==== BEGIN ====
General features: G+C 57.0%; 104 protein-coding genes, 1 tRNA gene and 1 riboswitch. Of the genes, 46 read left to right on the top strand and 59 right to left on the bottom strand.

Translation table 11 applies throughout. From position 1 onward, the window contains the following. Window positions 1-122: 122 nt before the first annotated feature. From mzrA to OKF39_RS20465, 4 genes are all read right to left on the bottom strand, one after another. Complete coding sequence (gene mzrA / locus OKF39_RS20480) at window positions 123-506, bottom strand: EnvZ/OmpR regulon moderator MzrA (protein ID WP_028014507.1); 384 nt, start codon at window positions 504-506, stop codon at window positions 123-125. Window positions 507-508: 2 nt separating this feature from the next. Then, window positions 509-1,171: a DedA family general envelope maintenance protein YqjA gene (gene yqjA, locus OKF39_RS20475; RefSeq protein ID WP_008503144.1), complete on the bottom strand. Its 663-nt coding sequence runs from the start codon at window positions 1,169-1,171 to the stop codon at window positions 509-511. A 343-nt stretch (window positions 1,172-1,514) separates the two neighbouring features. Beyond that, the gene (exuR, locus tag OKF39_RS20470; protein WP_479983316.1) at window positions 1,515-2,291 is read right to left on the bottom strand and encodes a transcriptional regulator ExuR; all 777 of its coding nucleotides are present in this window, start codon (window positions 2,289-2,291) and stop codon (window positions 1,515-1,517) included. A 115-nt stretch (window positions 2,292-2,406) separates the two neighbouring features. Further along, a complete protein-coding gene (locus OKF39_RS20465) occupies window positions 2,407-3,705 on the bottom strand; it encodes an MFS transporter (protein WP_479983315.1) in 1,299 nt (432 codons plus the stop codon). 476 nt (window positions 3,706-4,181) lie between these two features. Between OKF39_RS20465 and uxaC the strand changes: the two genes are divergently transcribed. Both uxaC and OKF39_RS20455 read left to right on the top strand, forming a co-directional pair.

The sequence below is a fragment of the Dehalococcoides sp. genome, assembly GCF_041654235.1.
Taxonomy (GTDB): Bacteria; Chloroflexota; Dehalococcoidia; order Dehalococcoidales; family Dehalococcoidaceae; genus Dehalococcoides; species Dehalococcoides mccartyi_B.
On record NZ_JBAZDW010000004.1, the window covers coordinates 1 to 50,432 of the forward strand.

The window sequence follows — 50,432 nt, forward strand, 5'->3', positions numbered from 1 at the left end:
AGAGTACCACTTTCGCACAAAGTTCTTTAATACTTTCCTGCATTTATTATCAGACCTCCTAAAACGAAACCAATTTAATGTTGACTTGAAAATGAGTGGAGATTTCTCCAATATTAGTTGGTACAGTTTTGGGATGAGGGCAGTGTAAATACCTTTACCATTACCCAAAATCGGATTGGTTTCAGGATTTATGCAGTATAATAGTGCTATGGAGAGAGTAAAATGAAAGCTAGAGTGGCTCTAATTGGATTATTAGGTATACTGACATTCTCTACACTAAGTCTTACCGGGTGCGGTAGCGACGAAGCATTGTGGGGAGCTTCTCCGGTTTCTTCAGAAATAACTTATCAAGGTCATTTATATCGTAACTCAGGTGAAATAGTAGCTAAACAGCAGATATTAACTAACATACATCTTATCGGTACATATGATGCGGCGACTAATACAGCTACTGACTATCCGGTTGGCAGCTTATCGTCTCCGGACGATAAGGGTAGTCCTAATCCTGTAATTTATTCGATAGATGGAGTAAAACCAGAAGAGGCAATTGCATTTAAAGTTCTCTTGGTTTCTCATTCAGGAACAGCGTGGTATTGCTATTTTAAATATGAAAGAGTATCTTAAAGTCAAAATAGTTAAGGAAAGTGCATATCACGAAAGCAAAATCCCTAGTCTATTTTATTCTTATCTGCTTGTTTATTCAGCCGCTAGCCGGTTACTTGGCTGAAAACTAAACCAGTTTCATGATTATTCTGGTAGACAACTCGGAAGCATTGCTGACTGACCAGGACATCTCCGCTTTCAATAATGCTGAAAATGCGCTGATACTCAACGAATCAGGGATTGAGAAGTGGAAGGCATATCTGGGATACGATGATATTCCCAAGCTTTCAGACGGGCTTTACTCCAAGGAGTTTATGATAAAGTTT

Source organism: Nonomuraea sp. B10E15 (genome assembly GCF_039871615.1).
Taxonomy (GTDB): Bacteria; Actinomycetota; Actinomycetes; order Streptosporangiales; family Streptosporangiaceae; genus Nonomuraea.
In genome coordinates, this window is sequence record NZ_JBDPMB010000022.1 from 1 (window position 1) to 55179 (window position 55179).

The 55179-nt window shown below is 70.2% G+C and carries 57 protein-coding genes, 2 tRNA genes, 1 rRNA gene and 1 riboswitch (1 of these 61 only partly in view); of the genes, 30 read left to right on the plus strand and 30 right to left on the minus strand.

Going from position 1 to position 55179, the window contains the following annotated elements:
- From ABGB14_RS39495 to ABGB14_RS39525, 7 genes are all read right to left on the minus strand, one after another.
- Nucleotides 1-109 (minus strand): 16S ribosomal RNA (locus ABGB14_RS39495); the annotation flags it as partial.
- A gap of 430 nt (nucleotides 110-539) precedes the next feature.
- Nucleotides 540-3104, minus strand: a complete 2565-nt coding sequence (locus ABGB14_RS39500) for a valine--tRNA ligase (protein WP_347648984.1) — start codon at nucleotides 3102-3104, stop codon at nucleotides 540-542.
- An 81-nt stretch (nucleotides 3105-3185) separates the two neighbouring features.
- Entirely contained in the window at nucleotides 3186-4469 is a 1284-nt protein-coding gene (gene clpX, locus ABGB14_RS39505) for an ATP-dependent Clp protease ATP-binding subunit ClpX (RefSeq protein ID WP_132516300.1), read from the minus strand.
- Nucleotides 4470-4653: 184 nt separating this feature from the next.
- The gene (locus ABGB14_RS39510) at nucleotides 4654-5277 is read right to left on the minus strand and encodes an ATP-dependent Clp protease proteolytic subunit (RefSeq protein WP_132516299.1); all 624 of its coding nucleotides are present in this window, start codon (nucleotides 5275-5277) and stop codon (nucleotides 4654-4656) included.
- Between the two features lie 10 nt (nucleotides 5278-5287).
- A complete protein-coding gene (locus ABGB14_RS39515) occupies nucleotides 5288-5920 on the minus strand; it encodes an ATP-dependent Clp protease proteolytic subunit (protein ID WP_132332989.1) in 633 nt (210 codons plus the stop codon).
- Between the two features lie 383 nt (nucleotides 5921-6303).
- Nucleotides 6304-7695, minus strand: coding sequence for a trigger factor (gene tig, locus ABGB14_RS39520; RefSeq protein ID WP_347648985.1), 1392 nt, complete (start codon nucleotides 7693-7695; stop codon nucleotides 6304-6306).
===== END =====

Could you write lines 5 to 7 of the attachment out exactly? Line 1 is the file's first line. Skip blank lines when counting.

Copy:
On record NZ_JBAZDW010000004.1, the window covers coordinates 1 to 50,432 of the forward strand.

The window sequence follows — 50,432 nt, forward strand, 5'->3', positions numbered from 1 at the left end:
AGAGTACCACTTTCGCACAAAGTTCTTTAATACTTTCCTGCATTTATTATCAGACCTCCTAAAACGAAACCAATTTAATGTTGACTTGAAAATGAGTGGAGATTTCTCCAATATTAGTTGGTACAGTTTTGGGATGAGGGCAGTGTAAATACCTTTACCATTACCCAAAATCGGATTGGTTTCAGGATTTATGCAGTATAATAGTGCTATGGAGAGAGTAAAATGAAAGCTAGAGTGGCTCTAATTGGATTATTAGGTATACTGACATTCTCTACACTAAGTCTTACCGGGTGCGGTAGCGACGAAGCATTGTGGGGAGCTTCTCCGGTTTCTTCAGAAATAACTTATCAAGGTCATTTATATCGTAACTCAGGTGAAATAGTAGCTAAACAGCAGATATTAACTAACATACATCTTATCGGTACATATGATGCGGCGACTAATACAGCTACTGACTATCCGGTTGGCAGCTTATCGTCTCCGGACGATAAGGGTAGTCCTAATCCTGTAATTTATTCGATAGATGGAGTAAAACCAGAAGAGGCAATTGCATTTAAAGTTCTCTTGGTTTCTCATTCAGGAACAGCGTGGTATTGCTATTTTAAATATGAAAGAGTATCTTAAAGTCAAAATAGTTAAGGAAAGTGCATATCACGAAAGCAAAATCCCTAGTCTATTTTATTCTTATCTGCTTGTTTATTCAGCCGCTAGCCGGTTACTTGGCTGAAAACTAAACCAGTTTCATGATTATTCTGGTAGACAACTCGGAAGCATTGCTGACTGACCAGGACATCTCCGCTTTCAATAATGCTGAAAATGCGCTGATACTCAACGAATCAGGGATTGAGAAGTGGAAGGCATATCTGGGATACGATGATATTCCCAAGCTTTCAGACGGGCTTTACTCCAAGGAGTTTATGATAAAGTTT